Defense spending cuts wouldn’t save a cent in the long term

We’ve been constantly hearing from opponents of defense spending that reductions of the defense budget would “save money” and “reduce the deficit”. They would – but only in an insignificant manner and only in the short term. In the long term, they would cost taxpayers more than a properly funded military with a defense budget of 3.78% of GDP.

Defense spending cuts would weaken the military, thus inviting America’s enemies to start wars and win them, or at least inflict serious casualties on the US military.

Reductions of defense spending would not balance the budget, significantly reduce it, or even significantly contribute to a balanced budget nor to a reduced deficit. The defense budget is too small for such changes. Reductions of defense spending would, however, weaken the military, and that is absolutely unacceptable.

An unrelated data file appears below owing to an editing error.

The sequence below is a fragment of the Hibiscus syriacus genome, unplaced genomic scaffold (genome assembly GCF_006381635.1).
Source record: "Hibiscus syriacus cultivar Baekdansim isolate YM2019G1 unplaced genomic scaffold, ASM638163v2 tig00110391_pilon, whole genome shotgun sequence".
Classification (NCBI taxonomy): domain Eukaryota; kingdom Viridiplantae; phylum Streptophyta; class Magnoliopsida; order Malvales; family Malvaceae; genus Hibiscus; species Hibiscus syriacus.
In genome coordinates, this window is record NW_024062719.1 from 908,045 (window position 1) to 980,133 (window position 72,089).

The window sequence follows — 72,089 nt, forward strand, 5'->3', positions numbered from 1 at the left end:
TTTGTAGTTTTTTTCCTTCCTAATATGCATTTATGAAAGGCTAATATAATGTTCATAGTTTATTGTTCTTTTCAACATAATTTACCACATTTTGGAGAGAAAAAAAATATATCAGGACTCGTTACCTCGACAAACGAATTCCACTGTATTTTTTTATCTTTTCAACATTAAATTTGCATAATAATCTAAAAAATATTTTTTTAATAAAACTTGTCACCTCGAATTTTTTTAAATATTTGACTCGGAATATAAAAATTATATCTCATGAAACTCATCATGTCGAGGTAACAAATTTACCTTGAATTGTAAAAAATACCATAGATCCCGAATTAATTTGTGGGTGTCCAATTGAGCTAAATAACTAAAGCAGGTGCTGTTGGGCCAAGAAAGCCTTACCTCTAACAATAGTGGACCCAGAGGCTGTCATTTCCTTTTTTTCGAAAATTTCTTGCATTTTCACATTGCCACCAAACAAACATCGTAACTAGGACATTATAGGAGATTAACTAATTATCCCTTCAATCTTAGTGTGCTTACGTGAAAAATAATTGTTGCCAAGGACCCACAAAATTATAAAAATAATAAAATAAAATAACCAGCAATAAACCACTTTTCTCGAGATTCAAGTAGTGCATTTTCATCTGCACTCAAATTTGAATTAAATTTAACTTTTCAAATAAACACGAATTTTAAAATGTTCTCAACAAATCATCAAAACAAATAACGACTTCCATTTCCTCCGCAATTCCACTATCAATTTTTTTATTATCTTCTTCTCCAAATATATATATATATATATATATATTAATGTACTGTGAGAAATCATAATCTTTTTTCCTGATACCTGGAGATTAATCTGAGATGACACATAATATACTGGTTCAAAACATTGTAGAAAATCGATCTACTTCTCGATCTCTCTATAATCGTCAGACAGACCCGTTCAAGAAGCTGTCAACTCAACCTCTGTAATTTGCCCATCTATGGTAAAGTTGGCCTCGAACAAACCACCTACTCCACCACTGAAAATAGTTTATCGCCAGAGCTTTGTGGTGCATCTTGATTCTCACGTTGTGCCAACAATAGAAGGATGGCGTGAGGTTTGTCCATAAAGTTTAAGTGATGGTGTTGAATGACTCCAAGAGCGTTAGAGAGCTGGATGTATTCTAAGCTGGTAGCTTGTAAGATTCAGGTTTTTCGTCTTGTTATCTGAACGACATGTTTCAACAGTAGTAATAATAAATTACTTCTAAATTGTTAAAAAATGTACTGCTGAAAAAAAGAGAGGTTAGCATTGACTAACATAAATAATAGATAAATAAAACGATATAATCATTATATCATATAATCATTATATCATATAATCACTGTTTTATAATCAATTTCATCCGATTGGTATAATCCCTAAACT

Reductions of defense spending would not save taxpayers a cent in the long term. They would save taxpayers a little money in the short term, but their other results (program cost overruns, program delays, and a weaker, more vulnerable America and wars invited by defense cuts) would be much costlier in the long term. It would be much cheaper for taxpayers if the Congress simply funded the DOD adequately, i.e. at no less than $553 bn (in 2011’s money) per year.


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